The first episode of HBO’s “Watchmen” opens with a massacre, specifically the Tulsa Race Massacre of 1921. The Tulsa Massacre was a real event, in which militia forces destroyed a black neighborhood so prosperous that it was sometimes referred to as “Black Wall Street.” “Watchmen” makes little effort to hold back on the gory details.
The massacre is seen through the eyes of a child who watches as bodies are sprayed by gunshots and set on fire. Later, he wakes up alone in a field after witnessing his parents’ death.
For many, the premiere of “Watchmen” was the first time they had heard of the Tulsa Race Massacre or of Black Wall Street. The response was mainly positive, and many congratulated Damon Lindelof, the white showrunner, for highlighting an ugly part of America’s past not taught in most high school history courses. Others expressed doubt that a show about superheroes could handle the legacy of the Tulsa Massacre without trivializing it.
“Watchmen” may be peppered with recreations of historical events, but the TV show is more of an allegory for our world than a direct representation. The Watchmen are a vigilante police force, who wear masks after a white supremacist group called the Calvary killed many of their members. Among the survivors are Sister Night, played by Regina King, and Judd Crawford, the police chief (Don Johnson). The plot of “Watchmen” is put into motion when a member of the Calvary murders one of the Watchmen, ending a three-year long peace.
As in the original comics, HBO’s “Watchmen” takes place in a universe parallel to ours. In this universe, superheroes appeared on Earth in the 1940s and changed the course of history. Robert Redford has been president for 30 years, black people received reparations in the 70s and purple squid occasionally fall from the sky — the work of comic-book regular (although unseen in the show so far) Dr. Manhattan.
The fantastical elements of “Watchmen” make the inclusion of the Tulsa Massacre somewhat more disturbing. Rather than detracting from the social commentary of the show, the disreality of the Watchmen universe lures the audience into a false sense of safety. You could be forgiven for thinking that the Tulsa Massacre is just another deviation from history. Upon learning that it’s not, the comic book facade of the show fades back into something more sinister.
Lindelof’s choice to depict the Tulsa Massacre points to a larger theme surrounding the conversation about “Watchmen.” “Watchmen” is “woke.” It has a black female protagonist and tackles hot-button issues such as the rise of white supremacy and reparations. Lindelof also made the admirable choice to hire mainly black writers for the show.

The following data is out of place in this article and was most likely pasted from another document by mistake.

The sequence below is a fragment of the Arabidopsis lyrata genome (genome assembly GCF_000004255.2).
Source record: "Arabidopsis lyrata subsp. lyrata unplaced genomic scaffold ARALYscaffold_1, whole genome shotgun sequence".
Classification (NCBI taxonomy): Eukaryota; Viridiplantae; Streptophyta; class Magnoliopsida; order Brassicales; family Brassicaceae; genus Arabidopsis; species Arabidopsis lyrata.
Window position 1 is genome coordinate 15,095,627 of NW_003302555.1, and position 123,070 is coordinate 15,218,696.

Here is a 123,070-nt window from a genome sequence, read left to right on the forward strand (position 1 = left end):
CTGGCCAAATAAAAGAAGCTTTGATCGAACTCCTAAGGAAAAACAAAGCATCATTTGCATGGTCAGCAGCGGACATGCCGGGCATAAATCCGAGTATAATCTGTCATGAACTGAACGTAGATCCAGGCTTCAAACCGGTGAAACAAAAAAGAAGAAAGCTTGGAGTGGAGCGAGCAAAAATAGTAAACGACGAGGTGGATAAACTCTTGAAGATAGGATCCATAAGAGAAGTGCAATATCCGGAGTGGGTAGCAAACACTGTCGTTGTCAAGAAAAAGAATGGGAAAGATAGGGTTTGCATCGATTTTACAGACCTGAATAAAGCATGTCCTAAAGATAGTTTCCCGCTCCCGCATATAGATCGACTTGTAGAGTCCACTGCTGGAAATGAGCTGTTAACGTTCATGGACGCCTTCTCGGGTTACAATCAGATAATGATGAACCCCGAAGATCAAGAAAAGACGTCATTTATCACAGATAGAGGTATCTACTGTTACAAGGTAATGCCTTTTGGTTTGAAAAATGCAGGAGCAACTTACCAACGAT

Yet certain events that take place within the first two episodes cast doubt on whether “Watchmen” truly has social justice in mind. In the first episode, a black policeman is shot by a white man because he can’t get out his gun in time. If only that police officer had had his gun, the show seems to say, then everything would be alright. Later on, Regina King’s character, a black woman, puts a white supremacist in a futuristic version of a lie-detector test and proceeds to torture him for information, as if in some sort of topsy-turvy version of Guantanamo Bay.
This is not to say that “Watchmen” is reverse racist. Rather, “Watchmen” appears to justify police violence by depicting scenarios in which the police are black and the people they shoot, kill and torture are white supremacists. It’s all too easy to come from an episode thinking that those methods are necessary, ignoring the very real history of police in our country abusing power to oppress minority groups.
Nowhere is this dichotomy more apparent than a scene from the second episode, in which the Watchmen police force violently tases a group of innocent people, some of whom may or may not be members of the Calvary. The sight of policemen dragging people out of their homes and assaulting them almost calls to mind the wreckage of the Tulsa Massacre.
With such an explosive and politically radical beginning, “Watchmen”’s regressive take on police violence is disappointing. Yet, at the end of the second episode, something happens that implies that the viewer is not always meant to side with the Watchmen police force. It remains to be seen how much of the Watchmen’s actions the show actually condones and how much it wishes to play with audience expectations.
Gabriella Del Greco SC ’21 is one of TSL’s TV columnists, majoring in economics. Her favorite meal is Malott breakfast, and she probably spends too much time watching TV.